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 MISUNDERSTANDINGS (6) 

 Here is more information about flying saucers and little green men, following on from “Misunderstandings (3)”. The beginning of fear of exterrestrials can be dated from Orson Welles' radio production of H G Wells' “War of the Worlds” in 1940. The incident that sparked off the pseudoscience of Ufology was the so-called “Roswell Incident” that supposedly took place at the Roswell Air Force base in New Mexico in 1947. A flying saucer crashed just outside the base. The authorities' initial attempt to pass this off as a weather balloon was unconvincing. I guess that the grainy and jerky photographs of an autopsy being carried out on an “alien”, were the authorities' second line of defence. More recently these photographs were dismissed as “a student prank”. That seems very unlikely. What put an end to experiments with flying saucers was probably the successful development of the Hawker Harrier in Britain. If you think about it, a flying saucer would have been maintained off the ground throughout its flight entirely by its jet engine, while the Harrier is maintained in flight by the normal operation of airflow over and under the wings. There is no comparison in efficiency.

 A much more disturbing idea has been hinted at in recent television programmes: namely, that the Nazis exploded the first nuclear bombs. Clearly German scientists had been thinking along those lines as is attested by their establishment of centrifuges in Norway designed to separate “heavy water” or deuterium from normal water. The eventually successful attempts to sabotage the plant and to destroy stocks of heavy water, without regard for civilian lives, indicates to us, as it would have done to the Nazis, how important our authorities regarded the matter. If (and it is only an if) the Germans developed the idea, the bombs would have been constructed in an underground facility just outside Linz in Austria. Two tests would seem to have been carried out in the Thuringerwald in early 1945. Fortunately for London the Soviets overran both areas. Stalin's apparent lack of interest when Truman told him about the existence of a new and terrible weapon would, therefore, not only be because he had spies in Los Alamos but because he had direct access to German research and development.

 Talking, if we must, about Nazis, let us turn to the Schicklgruber story. Hitler originated from a small village outside Linz where, as in many villages before the invention of the bicycle, inbreeding was rife. His father's name had been Schicklgruber, being his father's mother's surname. In his later years, however, Hitler's grandfather, called Hitler, legitimated the union and from then on Hitler's father was lawfully called “Hitler”. The Schicklgruber story was an Austrian joke, meaning that Hitler was the bastard son of a village idiot. Comedians who had told the joke did not prosper after the Anschluss. There is another facet to the Schicklgruber joke, though, which I picked up in Namibia of all places. The German for “septic tank” is Sichergrube, near enough to raise a laugh, surely.

 Given the permanent importance of the Second World War to life subsequently, it continues to surprise us how little we have known about it. The Americans think it started in December 1941 with the Japanese bombing of Pearl Harbor naval base in Hawaii. The British think it started in September 1939 with the German (and Soviet) invasion of Poland. The Chinese, though, justifiably think it started in 1937 with the Japanese invasion of China and the “Nanking Incident”, which is what the Japanese still call, to the utter rage of the people of China, the mass murder of the civilians of China's southern capital. From the point of view of the western allies, one of the most important battles of the War was the Battle of Khalkin-Gol in August 1939. Yet who has heard of it? This is the battle in which a Japanese army invaded Soviet territory from Manchuria and were decisively defeated by Zhukov and driven out. This, therefore, is the reason why the Japanese government decided not to attack the Soviet Union in 1941, as Hitler would have wished, but turned their attentions to the United States instead. In turn that enabled Zhukov to be brought back safely to defend Moscow in the winter of 1941-42. His Siberian troops, wearing skis and dressed entirely in white, drove the Germans back two hundred miles when the temperature hit minus 40. Flesh stuck to bare metal in those conditions, and the Germans' zinc uniform buttons turned to powder. (Pers. comm., I have spoken to Germans who were there.)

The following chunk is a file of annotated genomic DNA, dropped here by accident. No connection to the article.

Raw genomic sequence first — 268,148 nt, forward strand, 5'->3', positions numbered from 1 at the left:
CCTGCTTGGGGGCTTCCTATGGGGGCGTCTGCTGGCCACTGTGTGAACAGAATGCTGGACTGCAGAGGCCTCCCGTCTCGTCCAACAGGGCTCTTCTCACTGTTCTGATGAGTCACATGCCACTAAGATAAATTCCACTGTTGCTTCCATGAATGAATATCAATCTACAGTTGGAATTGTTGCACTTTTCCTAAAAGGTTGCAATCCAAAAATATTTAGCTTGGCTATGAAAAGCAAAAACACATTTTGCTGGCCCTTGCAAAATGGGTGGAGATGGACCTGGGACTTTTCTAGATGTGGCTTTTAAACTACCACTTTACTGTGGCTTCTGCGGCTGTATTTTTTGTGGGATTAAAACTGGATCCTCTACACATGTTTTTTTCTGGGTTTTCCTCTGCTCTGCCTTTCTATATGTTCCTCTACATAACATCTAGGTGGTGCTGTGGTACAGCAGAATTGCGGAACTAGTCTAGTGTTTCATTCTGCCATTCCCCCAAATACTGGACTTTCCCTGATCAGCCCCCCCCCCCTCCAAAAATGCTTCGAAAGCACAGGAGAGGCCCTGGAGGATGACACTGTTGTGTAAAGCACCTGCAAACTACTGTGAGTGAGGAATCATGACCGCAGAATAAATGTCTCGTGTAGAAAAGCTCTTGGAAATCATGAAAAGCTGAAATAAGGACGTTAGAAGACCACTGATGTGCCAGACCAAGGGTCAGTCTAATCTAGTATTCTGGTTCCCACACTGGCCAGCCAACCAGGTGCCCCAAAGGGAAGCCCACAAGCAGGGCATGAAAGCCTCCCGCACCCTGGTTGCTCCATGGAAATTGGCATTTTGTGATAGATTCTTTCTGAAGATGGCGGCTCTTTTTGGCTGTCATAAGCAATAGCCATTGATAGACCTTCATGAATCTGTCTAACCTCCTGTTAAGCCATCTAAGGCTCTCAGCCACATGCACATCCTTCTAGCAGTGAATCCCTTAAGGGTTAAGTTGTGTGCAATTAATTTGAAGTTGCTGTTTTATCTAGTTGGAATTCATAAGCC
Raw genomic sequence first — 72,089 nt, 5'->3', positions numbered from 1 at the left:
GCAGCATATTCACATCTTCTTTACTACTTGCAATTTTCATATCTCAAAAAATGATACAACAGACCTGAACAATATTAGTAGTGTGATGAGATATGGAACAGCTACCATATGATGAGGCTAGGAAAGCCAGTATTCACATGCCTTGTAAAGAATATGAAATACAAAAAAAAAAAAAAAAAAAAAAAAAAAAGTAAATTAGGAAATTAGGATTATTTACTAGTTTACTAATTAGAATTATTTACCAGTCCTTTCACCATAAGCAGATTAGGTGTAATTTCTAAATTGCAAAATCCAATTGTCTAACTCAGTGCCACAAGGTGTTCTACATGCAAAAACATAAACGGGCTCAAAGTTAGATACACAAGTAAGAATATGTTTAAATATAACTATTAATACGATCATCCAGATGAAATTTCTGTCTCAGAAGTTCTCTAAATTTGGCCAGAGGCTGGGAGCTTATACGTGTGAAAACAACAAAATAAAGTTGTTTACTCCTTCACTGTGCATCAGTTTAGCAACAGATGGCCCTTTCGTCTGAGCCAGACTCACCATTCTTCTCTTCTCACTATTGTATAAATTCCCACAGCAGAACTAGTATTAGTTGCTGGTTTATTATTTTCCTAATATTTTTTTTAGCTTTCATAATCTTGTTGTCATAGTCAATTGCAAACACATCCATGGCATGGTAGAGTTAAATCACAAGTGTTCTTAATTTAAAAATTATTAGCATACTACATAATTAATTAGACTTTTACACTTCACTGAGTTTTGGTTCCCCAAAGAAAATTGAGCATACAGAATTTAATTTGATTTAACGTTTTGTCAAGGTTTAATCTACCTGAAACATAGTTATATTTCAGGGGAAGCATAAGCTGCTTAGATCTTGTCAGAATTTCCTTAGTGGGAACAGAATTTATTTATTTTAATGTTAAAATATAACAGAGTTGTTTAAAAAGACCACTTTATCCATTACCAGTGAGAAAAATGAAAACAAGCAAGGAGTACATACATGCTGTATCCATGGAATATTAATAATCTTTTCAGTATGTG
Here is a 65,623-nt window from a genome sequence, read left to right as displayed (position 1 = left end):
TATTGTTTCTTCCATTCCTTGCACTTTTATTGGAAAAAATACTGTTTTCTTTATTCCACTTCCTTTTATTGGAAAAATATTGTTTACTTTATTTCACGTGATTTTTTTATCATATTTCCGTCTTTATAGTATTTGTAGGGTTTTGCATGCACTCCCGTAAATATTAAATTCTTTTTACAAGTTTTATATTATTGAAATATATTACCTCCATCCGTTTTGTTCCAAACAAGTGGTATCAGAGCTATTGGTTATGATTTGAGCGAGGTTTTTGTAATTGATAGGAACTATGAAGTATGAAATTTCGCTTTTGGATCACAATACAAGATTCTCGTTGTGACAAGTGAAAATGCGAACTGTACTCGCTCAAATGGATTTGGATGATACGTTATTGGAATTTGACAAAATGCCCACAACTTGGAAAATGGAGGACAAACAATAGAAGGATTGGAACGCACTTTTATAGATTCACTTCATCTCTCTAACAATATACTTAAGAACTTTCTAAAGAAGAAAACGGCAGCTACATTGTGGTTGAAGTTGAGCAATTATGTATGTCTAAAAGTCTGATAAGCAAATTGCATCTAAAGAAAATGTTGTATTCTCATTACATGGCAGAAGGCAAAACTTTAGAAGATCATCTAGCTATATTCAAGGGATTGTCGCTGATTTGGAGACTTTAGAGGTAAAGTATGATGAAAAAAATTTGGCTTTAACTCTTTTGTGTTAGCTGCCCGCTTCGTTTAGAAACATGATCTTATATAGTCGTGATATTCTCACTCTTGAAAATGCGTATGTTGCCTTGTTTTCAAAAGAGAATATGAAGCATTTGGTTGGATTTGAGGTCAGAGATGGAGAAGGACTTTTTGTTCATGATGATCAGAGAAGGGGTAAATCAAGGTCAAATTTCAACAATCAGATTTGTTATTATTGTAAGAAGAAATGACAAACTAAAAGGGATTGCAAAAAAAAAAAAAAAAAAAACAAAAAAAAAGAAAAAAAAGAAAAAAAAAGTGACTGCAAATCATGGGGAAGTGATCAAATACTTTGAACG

Many aspects of the War remained secret or undescribed for a long time. It is thought that the British successes in breaking German ciphers were kept quiet for years for operational reasons. The Colossus computers, built by Tommy Flowers in Neasden, were supposedly scrapped by Attlee's government and no more was heard of them. Actually two were moved to GCHQ at Cheltenham. It would appear that the Soviets, having captured some of Hitler's state of the art Lorenz encryption/decryption machines, built their own and used them subsequently. No doubt the Colossus machines were kept busy after the War. Additionally, the British Government very kindly furnished newly independent governments with Enigma machines for their foreign embassies. Those would be the reasons for continuing secrecy about what might have been considered as of purely historical interest.

 Following on from this, in 1987 a renegade MI5 officer, Peter Wright, published “Spycatcher”, causing a massive scandal. His main objective, apart from raising money to make up the pension that he considered he had been cheated out of, was to demonstrate that Sir Roger Hollis, his boss, had been a Soviet agent. Officially nobody believes that. It is clearly the case that Hollis ran with the fox and hunted with the hounds on numerous occasions. Yet that seems to be what spies actually do, and an outsider can put all sorts of interpretations on clandestine behaviour. Margaret Thatcher was horrified, and massive efforts were instigated all round the world to prevent publication. There can have been no better way of signalling to the Soviets that this book contained important secrets. (My copy came in the diplomatic bag: I will say no more about that.) Apart from the Hollis business, which was by then ancient history, I read the book with an eye to working out just why the Prime Minister acted so drastically. Most of the stories in it, though not known to the general public, would have been familiar to the foreign government agencies concerned. The one thing that stood out was “Venona”, that is, the practice of submitting recorded Soviet communications traffic to repeated analysis by ever improving computer systems. The IBM 360 represented a step change; then Cheltenham acquired one of the first Cray-1 supercomputers. If I am right, the book told Soviet intelligence that it could not rely on the continued secrecy of its communications. Thus agents might have been “blown” for years. As indeed they were. The Soviets could not place any trust in their laboriously constructed intelligence networks.